It’s the epitome of Christmas. We buy things for each other, go caroling, make cookies and candy for our neighbors and co-workers and friends, and strive to “spread good cheer.”

There’s a family I’ve gotten to know well: a dear mother, three girls and a boy, ages 10, 11, 12, and 13, whom I take with me to clubs Monday nights. She called me the other week, humbly asking if I knew of a church or organization who could help her with Christmas gifts for her children. When I brought it up to family members and clubs staff, everyone jumped at the opportunity to help with this “project” and were excited about the chance to give money towards the gifts. But they also reminded me of the risks. The dangers. The caution I needed to use in relating to these people.

At school, the kids have been bringing in money all month to buy Bible story books for children in poor countries around the world–through Christian Aid Ministries. How beautiful…   How detached.

We had a dirty, frizzy-haired, talkative old man show up at school one day several weeks ago. He talked a mile a minute as he described to us his plight. His stories didn’t add up logically, and no one trusted him. We sent him away with $5 for the “gas he needed to get to his mother’s house.” [and hoped we’d never see him again.] Today I found out that he showed up at another local Mennonite school, yesterday…with similar complaints/requests. I was asked if I thought this kind of thing should be reported…”this kind of thing is suspect. Walking into our school like that was inappropriate. We need to protect our children.” I sighed and challenged him: “but we’re called to love him as Jesus does! surely Jesus wouldn’t turn him in to law enforcement simply for being a misfit…”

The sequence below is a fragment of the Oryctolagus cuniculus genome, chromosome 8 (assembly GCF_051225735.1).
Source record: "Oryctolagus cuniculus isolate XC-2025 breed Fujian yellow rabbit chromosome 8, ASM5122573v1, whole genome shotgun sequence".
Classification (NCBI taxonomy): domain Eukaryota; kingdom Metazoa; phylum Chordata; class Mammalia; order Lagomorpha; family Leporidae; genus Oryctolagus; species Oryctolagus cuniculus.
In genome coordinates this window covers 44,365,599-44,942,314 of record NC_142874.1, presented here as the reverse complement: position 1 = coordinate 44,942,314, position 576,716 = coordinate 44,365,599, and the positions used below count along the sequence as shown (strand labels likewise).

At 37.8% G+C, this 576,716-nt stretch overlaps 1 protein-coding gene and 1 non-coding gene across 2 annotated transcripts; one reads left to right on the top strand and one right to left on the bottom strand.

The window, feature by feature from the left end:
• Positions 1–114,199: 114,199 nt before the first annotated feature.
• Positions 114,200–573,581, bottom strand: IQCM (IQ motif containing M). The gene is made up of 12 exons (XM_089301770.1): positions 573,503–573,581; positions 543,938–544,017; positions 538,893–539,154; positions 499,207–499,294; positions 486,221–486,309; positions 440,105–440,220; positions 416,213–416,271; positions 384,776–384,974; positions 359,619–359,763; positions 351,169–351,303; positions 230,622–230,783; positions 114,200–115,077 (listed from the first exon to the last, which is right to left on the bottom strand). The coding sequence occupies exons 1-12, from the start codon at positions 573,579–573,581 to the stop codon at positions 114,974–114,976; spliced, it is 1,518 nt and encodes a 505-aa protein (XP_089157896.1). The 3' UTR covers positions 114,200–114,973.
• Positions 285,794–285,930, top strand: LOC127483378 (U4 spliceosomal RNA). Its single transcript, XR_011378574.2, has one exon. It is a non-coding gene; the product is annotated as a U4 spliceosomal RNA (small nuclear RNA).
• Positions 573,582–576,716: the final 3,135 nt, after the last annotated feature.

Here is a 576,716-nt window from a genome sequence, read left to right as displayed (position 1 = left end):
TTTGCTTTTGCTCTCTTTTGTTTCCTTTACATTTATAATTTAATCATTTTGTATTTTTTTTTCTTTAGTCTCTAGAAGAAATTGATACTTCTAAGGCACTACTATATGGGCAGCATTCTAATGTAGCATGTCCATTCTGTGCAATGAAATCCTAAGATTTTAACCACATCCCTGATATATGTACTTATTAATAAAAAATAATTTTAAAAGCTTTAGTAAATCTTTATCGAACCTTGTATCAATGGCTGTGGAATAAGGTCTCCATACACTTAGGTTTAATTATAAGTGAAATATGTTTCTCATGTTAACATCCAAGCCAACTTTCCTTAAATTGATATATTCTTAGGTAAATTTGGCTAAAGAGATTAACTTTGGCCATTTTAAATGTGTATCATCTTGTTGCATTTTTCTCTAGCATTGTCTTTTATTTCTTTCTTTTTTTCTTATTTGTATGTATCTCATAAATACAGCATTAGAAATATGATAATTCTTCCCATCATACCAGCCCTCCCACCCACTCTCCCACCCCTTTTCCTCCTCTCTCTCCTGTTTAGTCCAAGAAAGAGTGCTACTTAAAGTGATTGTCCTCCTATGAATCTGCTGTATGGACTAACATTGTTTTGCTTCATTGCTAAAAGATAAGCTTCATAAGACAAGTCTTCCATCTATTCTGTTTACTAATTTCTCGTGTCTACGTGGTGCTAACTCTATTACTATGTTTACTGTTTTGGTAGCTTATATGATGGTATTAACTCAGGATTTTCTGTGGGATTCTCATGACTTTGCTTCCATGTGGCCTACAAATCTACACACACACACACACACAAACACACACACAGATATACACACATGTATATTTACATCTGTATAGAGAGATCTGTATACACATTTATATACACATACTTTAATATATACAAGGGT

It’s not hard to love Jesus personified as a baby in a manger, but when he shows up as an untouchable, unlovable, untrustworthy person…our spirit of giving and love goes out the window, even though we pretend to be generous and we look like we want to share our Christmas with the “less fortunate”–“we really must have boundaries even on that.” Sick. I’m pretty sure giving from your heart means giving in spite of the risks.

Someone please show me real peace on earth!

One thought on “Giving

  1. Becca says:

    I’m with you, Mel. To get so comfortable in the festivities is to present as a swine the Pearl of great price.

    “We must not seek the child Jesus in the pretty figures of our Christmas cribs. We must seek him among the undernourished children who have gone to bed at night with nothing to eat, among the poor newsboys who will sleep covered with newspapers in doorways.” –Archbishop Oscar Romero, December 24, 1979

Leave a Reply to Becca Cancel reply

Fill in your details below or click an icon to log in: Logo

You are commenting using your account. Log Out /  Change )

Google photo

You are commenting using your Google account. Log Out /  Change )

Twitter picture

You are commenting using your Twitter account. Log Out /  Change )

Facebook photo

You are commenting using your Facebook account. Log Out /  Change )

Connecting to %s

%d bloggers like this: